Topic: The implications of Union with Christ at death
One day, each and every one of us will die. When we die, we don’t stop being in union with Christ. Thus, my topic is the implications of union with Christ when we die.
Here is the implication of union for you who believe in Jesus at death: you don’t really die.
Westminster Shorter Catechism # says this:
Q. 37. What benefits do believers receive from Christ at death?
A. The souls of believers are at their death made perfect in holiness, and do immediately pass into glory; and their bodies, being still united to Christ, do rest in their graves till the resurrection.
Fairly simple. When we die, death is not the end. Our souls live on, with the Lord, perfected in glory. At the end of the age our bodies rise.
Purpose: Believe indeed not just in creed.
The physical body may die, but we live on with the Lord in Paradise.
My point this evening would be that we would not only believe this in creed, but believe indeed. Let me define belief in creed versus indeed. To believe in creed is to understand the doctrine, even to believe that it’s true, to recite the truth, the catechism, even defend the Biblical doctrine. Nevertheless this kind of belief differs from what I am preaching to you tonight. I desire that you believe indeed (one word) not just in creed.
Believe indeed means that you believe in practice and it affects the way you live your life. You are so convinced of the truth that you actually engage life differently based on this conviction.
Text: John 11 Martha’s Faith
The Lord teaches us to believe in life after death in his word. In Johns Gospel chapter 11 He taught Martha to believe indeed not just in creed. Martha’s brother Lazarus died. Jesus arrives (in her estimation- too late). She hears rumor that Jesus is coming into town and goes out to meet him. She then gives him a piece of her mind.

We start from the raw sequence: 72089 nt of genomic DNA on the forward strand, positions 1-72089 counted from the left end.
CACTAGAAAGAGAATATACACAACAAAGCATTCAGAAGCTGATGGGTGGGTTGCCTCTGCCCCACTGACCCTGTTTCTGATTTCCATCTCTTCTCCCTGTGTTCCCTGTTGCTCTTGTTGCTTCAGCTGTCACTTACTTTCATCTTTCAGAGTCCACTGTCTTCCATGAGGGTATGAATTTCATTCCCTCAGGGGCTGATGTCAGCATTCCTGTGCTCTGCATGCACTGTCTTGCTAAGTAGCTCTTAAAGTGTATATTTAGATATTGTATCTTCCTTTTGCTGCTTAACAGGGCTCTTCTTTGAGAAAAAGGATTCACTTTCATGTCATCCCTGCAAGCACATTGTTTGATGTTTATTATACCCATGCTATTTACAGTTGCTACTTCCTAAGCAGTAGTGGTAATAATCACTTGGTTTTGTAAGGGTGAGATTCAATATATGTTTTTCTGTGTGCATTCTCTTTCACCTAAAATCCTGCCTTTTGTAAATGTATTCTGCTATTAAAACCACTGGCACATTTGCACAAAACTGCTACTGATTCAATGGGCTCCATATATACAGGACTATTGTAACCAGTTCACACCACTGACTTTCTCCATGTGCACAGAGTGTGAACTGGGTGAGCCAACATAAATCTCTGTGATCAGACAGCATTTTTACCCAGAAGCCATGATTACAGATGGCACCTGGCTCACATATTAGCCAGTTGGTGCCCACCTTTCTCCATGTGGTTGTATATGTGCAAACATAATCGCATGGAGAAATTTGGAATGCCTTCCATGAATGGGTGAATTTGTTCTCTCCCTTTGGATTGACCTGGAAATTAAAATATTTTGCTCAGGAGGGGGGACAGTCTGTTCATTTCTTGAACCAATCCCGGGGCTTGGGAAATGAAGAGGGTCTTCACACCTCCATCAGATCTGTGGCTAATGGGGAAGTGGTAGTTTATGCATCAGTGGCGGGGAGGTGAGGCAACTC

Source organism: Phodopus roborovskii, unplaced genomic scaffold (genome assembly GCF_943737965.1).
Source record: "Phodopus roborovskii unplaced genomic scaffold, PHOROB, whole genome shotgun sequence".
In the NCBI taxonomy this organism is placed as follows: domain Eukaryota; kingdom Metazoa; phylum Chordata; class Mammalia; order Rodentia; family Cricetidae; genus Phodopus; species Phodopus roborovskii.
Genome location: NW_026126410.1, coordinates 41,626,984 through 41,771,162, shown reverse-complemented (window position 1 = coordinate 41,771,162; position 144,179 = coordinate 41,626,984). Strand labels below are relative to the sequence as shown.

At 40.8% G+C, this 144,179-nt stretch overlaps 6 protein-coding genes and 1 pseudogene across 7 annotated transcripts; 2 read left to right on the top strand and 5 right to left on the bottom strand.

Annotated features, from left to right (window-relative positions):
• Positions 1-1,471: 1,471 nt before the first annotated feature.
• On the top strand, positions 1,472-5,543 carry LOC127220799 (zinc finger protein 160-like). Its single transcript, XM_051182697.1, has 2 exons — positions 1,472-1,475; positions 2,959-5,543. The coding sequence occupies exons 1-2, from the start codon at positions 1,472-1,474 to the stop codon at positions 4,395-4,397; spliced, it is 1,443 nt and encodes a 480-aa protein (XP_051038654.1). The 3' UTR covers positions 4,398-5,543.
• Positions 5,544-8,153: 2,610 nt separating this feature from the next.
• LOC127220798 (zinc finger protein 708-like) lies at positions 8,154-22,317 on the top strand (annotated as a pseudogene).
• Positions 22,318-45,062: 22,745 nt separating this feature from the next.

In verse 21 she sees him, falls at his feet, and cries out, “Lord, if you had been here my brother would not have did.” She knew that Jesus had healed the sick many times over. Her brother was a believer, and a friend, so if there was anyone who he’d heal of sickness, naturally it would be her brother. Her exclamation “If you had been here” assumes that Jesus has the power but it also implies that she feels he is too late. We can read between the lines of her saying, “Where have you been? You should have been here. How could you be so irresponsible?” She chastised the Lord Jesus, because of here lack of faith.
In verse 22 she goes on to ask for a miracle. She says, “Even now I know that whatever You ask of God [the Father], God will give You.” She knows that he has the power and so she asks for a miracle. She believes. In fact she believes indeed- not just in creed- that Jesus can raise the dead. But she does believe the dead live on after this mortal body’s life functions cease. But she does not believe in life beyond death indeed. She only believes in creed. She believes it theoretically, but not in reality. Because it does not change her reality. She wants him back. She asks for him back. She realizes that he is in heaven, in glory, in holiness, and perfection, but she does not act upon it. Here reality, her action is the action of unbelief. She wants him back.